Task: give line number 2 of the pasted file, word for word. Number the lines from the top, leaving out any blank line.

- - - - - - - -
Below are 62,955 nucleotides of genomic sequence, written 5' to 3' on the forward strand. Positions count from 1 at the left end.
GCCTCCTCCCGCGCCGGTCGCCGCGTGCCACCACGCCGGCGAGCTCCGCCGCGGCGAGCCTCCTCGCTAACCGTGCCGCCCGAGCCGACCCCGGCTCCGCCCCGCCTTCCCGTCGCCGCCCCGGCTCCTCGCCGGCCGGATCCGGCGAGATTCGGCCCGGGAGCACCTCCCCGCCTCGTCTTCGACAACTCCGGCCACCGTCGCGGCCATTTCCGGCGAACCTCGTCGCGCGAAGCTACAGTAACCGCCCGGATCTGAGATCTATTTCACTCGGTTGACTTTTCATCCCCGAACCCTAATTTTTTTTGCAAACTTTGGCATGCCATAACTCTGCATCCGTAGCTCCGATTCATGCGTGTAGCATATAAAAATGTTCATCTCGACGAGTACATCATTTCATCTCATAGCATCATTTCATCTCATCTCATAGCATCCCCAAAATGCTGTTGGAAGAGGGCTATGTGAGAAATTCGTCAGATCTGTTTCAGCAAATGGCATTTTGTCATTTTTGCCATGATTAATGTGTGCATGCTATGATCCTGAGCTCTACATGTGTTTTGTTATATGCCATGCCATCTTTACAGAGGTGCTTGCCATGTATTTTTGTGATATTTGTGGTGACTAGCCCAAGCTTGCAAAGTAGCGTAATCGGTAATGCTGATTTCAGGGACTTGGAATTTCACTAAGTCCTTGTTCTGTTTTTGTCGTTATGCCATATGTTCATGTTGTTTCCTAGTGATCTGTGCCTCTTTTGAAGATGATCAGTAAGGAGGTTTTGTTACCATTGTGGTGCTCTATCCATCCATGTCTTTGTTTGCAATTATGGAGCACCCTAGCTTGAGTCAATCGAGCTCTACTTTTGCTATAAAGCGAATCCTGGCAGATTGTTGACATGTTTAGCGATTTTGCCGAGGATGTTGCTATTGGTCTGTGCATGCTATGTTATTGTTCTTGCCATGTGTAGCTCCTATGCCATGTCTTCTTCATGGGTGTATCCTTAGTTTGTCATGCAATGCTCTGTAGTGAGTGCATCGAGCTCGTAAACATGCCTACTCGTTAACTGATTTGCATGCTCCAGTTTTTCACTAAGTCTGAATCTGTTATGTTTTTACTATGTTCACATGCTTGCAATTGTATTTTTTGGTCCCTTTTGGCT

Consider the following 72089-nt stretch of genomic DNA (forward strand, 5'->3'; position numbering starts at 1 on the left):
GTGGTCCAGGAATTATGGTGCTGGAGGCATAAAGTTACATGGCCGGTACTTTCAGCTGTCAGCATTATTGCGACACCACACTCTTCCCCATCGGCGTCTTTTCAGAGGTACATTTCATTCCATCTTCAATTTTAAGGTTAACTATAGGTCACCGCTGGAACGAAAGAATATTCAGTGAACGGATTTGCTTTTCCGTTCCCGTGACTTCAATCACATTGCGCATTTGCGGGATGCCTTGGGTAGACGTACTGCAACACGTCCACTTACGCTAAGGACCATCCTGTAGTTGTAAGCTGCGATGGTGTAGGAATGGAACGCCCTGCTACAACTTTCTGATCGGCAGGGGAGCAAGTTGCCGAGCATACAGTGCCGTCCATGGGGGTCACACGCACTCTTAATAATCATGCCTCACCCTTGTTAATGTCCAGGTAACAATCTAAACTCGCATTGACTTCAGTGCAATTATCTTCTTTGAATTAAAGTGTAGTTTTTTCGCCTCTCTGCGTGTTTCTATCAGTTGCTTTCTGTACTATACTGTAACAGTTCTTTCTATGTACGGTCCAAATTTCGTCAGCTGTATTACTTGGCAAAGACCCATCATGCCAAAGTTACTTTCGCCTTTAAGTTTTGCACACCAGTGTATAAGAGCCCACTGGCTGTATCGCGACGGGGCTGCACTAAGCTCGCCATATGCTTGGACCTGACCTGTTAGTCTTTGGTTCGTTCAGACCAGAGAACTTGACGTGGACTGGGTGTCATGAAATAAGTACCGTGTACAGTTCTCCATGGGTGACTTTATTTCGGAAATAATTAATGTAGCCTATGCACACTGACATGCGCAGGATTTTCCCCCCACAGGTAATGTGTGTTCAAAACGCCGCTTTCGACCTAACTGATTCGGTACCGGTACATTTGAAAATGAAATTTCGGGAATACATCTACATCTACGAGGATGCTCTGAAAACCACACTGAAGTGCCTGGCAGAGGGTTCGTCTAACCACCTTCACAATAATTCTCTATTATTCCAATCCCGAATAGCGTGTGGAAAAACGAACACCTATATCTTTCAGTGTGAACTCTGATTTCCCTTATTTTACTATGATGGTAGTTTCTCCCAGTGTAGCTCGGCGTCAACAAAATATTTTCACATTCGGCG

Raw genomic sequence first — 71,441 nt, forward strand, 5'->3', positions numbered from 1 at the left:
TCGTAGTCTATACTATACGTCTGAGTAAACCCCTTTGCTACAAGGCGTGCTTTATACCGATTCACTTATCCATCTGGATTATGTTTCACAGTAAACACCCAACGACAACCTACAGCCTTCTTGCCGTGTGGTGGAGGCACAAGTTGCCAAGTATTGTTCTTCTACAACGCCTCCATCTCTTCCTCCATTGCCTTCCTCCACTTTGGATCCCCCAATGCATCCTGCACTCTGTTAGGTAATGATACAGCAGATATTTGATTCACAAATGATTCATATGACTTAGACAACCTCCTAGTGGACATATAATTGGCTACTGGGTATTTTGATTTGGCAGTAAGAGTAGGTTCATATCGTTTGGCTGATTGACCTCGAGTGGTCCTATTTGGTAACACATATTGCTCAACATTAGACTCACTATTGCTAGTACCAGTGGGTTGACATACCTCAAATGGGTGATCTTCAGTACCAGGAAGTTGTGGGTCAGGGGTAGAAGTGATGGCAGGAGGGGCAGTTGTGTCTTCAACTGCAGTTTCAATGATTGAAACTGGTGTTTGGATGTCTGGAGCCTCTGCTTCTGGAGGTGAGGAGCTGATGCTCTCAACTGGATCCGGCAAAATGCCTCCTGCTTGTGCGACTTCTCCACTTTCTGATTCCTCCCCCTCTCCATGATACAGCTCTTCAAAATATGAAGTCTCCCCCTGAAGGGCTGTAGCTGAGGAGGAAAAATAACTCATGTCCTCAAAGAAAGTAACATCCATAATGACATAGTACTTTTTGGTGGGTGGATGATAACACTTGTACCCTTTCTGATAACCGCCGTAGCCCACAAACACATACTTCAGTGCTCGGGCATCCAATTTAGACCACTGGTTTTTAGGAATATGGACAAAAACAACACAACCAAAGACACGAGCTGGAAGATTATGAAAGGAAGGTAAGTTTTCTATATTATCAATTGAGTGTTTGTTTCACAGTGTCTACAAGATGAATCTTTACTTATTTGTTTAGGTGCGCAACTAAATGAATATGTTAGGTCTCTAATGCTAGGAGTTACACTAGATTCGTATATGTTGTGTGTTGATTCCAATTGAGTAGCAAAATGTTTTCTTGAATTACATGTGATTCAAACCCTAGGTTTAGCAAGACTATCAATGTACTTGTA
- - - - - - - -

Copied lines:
GCCTCCTCCCGCGCCGGTCGCCGCGTGCCACCACGCCGGCGAGCTCCGCCGCGGCGAGCCTCCTCGCTAACCGTGCCGCCCGAGCCGACCCCGGCTCCGCCCCGCCTTCCCGTCGCCGCCCCGGCTCCTCGCCGGCCGGATCCGGCGAGATTCGGCCCGGGAGCACCTCCCCGCCTCGTCTTCGACAACTCCGGCCACCGTCGCGGCCATTTCCGGCGAACCTCGTCGCGCGAAGCTACAGTAACCGCCCGGATCTGAGATCTATTTCACTCGGTTGACTTTTCATCCCCGAACCCTAATTTTTTTTGCAAACTTTGGCATGCCATAACTCTGCATCCGTAGCTCCGATTCATGCGTGTAGCATATAAAAATGTTCATCTCGACGAGTACATCATTTCATCTCATAGCATCATTTCATCTCATCTCATAGCATCCCCAAAATGCTGTTGGAAGAGGGCTATGTGAGAAATTCGTCAGATCTGTTTCAGCAAATGGCATTTTGTCATTTTTGCCATGATTAATGTGTGCATGCTATGATCCTGAGCTCTACATGTGTTTTGTTATATGCCATGCCATCTTTACAGAGGTGCTTGCCATGTATTTTTGTGATATTTGTGGTGACTAGCCCAAGCTTGCAAAGTAGCGTAATCGGTAATGCTGATTTCAGGGACTTGGAATTTCACTAAGTCCTTGTTCTGTTTTTGTCGTTATGCCATATGTTCATGTTGTTTCCTAGTGATCTGTGCCTCTTTTGAAGATGATCAGTAAGGAGGTTTTGTTACCATTGTGGTGCTCTATCCATCCATGTCTTTGTTTGCAATTATGGAGCACCCTAGCTTGAGTCAATCGAGCTCTACTTTTGCTATAAAGCGAATCCTGGCAGATTGTTGACATGTTTAGCGATTTTGCCGAGGATGTTGCTATTGGTCTGTGCATGCTATGTTATTGTTCTTGCCATGTGTAGCTCCTATGCCATGTCTTCTTCATGGGTGTATCCTTAGTTTGTCATGCAATGCTCTGTAGTGAGTGCATCGAGCTCGTAAACATGCCTACTCGTTAACTGATTTGCATGCTCCAGTTTTTCACTAAGTCTGAATCTGTTATGTTTTTACTATGTTCACATGCTTGCAATTGTATTTTTTGGTCCCTTTTGGCT